Oct. 9 (Bloomberg) -- India, where water availability per person has shrunk by 70 percent in six decades, will set up a monitoring agency for government, industry and private users to help meet its target of cutting leaks and waste by a fifth.
Improved water use will help India save 500 billion rupees ($8 billion), M. Satyanarayana, adviser to India’s water ministry, said today in New Delhi. The government will establish the National Bureau of Water Use Efficiency by the financial year that ends in March, he said.
The agency will help India, where 80 percent of its water supplies go for agriculture and food crops, to label irrigation equipment and help factories to set standards for water use, Satyanarayana said. At least 60 percent of the water supplied to Indian farms is wasted, he said.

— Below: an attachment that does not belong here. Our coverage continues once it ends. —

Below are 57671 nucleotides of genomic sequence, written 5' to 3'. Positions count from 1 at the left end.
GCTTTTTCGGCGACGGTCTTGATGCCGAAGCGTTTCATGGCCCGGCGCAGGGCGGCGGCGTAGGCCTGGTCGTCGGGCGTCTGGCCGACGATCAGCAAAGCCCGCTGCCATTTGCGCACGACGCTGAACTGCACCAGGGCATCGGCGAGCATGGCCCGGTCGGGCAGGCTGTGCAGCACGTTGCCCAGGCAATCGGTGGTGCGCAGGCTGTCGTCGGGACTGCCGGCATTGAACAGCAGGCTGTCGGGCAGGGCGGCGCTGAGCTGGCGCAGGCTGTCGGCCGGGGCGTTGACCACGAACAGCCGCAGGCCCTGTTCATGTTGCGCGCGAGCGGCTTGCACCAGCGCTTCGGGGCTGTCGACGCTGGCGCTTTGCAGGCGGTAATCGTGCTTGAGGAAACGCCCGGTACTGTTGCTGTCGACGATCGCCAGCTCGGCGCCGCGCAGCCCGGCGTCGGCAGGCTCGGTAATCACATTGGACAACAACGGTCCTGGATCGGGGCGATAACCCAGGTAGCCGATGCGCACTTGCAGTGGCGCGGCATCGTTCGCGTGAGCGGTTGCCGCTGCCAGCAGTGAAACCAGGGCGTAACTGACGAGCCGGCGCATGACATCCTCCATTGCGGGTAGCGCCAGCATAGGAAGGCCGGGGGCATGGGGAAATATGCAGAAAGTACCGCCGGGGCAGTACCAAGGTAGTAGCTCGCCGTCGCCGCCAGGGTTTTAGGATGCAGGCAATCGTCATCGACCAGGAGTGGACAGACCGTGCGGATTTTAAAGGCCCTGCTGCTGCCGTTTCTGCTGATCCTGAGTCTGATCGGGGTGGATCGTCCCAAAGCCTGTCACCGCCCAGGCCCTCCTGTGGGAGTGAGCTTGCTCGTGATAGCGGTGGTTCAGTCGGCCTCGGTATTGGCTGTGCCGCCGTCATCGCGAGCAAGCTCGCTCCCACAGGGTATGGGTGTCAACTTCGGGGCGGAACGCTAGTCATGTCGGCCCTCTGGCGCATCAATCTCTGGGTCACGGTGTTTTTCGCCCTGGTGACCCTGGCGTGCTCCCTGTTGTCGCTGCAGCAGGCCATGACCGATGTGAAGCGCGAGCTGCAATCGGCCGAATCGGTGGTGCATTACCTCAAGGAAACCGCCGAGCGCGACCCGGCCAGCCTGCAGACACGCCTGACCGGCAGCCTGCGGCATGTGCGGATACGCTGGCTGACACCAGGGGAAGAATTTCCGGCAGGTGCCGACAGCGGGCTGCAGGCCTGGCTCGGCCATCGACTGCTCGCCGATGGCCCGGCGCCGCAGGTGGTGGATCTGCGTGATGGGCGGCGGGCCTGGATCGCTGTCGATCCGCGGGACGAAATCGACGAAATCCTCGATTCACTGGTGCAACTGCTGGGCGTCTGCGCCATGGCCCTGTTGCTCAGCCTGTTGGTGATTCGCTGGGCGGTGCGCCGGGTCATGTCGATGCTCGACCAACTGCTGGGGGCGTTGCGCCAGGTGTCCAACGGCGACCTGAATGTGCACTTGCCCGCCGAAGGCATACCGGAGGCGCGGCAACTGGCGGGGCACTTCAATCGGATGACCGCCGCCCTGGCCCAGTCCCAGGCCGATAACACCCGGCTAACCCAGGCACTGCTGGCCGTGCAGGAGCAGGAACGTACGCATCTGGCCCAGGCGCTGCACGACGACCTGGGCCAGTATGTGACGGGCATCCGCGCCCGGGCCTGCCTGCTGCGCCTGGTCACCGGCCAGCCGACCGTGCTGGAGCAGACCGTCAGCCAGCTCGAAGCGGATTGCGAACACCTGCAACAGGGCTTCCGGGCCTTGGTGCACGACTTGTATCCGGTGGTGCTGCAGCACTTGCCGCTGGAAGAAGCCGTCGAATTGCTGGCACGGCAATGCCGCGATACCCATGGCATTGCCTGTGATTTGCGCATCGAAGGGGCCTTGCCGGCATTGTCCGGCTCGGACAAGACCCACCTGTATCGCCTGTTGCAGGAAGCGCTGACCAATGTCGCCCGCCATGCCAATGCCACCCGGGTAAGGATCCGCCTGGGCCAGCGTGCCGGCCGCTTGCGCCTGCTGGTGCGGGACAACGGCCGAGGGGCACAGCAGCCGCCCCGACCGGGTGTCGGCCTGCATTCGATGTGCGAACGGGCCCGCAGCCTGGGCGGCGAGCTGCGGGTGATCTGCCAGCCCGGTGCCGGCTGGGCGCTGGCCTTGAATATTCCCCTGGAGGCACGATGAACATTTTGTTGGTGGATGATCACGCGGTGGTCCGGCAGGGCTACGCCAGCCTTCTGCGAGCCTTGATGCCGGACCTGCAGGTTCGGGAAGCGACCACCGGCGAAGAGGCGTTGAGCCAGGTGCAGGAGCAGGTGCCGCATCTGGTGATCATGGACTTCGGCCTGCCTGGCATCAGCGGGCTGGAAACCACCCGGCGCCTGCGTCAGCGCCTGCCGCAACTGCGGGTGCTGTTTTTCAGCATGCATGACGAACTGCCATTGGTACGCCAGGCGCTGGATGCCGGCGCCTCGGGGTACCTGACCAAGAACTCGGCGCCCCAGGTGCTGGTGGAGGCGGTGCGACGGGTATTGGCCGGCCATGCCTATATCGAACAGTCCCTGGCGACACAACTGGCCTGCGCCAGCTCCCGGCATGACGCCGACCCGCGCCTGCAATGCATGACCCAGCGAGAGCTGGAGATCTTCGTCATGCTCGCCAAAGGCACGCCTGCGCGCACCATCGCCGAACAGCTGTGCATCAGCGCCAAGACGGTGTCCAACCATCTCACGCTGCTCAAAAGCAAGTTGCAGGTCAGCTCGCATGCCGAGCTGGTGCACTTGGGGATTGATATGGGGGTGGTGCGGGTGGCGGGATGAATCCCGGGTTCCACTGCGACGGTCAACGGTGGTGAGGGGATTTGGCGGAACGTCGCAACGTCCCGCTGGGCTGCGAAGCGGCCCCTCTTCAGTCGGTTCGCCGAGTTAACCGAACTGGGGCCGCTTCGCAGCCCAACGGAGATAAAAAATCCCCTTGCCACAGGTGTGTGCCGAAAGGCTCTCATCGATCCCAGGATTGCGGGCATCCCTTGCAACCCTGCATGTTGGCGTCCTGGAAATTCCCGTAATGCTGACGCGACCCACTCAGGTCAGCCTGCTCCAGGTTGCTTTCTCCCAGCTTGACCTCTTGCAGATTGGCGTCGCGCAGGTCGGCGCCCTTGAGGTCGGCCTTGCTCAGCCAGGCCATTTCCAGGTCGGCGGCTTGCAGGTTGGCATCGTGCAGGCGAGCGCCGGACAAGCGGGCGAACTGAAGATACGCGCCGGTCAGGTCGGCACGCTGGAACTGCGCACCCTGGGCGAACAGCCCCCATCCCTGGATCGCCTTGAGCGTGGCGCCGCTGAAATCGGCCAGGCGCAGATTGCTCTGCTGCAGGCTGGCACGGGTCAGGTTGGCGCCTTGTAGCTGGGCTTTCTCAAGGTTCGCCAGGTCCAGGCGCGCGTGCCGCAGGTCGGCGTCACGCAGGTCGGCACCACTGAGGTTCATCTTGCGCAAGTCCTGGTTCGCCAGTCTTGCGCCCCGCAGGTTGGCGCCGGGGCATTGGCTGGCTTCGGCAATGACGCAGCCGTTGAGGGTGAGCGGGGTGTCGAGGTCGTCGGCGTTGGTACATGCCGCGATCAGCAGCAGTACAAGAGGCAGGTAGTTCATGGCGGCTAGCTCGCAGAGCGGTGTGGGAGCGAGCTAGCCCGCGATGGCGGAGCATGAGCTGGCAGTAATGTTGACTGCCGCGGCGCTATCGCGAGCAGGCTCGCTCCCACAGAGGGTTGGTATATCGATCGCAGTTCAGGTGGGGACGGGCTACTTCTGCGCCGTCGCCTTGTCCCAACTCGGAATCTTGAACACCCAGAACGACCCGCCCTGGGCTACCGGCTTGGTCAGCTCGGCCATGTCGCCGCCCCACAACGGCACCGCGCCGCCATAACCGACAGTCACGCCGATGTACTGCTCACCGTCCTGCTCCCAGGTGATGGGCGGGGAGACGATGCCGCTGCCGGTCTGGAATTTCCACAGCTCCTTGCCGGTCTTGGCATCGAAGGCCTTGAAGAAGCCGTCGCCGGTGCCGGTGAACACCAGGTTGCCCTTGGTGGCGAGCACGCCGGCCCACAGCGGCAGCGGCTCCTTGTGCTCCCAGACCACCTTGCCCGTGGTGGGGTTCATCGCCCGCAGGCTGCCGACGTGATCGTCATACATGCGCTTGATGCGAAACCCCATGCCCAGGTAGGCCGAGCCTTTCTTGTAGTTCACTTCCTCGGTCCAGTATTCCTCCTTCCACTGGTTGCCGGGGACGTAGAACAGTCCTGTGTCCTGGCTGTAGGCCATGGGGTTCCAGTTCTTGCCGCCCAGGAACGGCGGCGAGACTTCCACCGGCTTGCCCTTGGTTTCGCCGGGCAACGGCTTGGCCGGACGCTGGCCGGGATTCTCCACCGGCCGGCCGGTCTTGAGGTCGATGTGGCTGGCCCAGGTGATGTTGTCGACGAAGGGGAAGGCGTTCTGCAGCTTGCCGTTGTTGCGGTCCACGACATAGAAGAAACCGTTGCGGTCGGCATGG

To counteract that, India’s water ministry plans to set up an agency similar to the Bureau of Energy Efficiency to ensure efficient water usage by agriculture and industry, he said.
Industrial water demand in the second-most populous country may surge 57 percent by 2025, with India being the most water- stressed of the Group of 20 nations that includes China, according to HSBC Holdings Plc estimates.
--Editors: Randall Hackley, Tony Barrett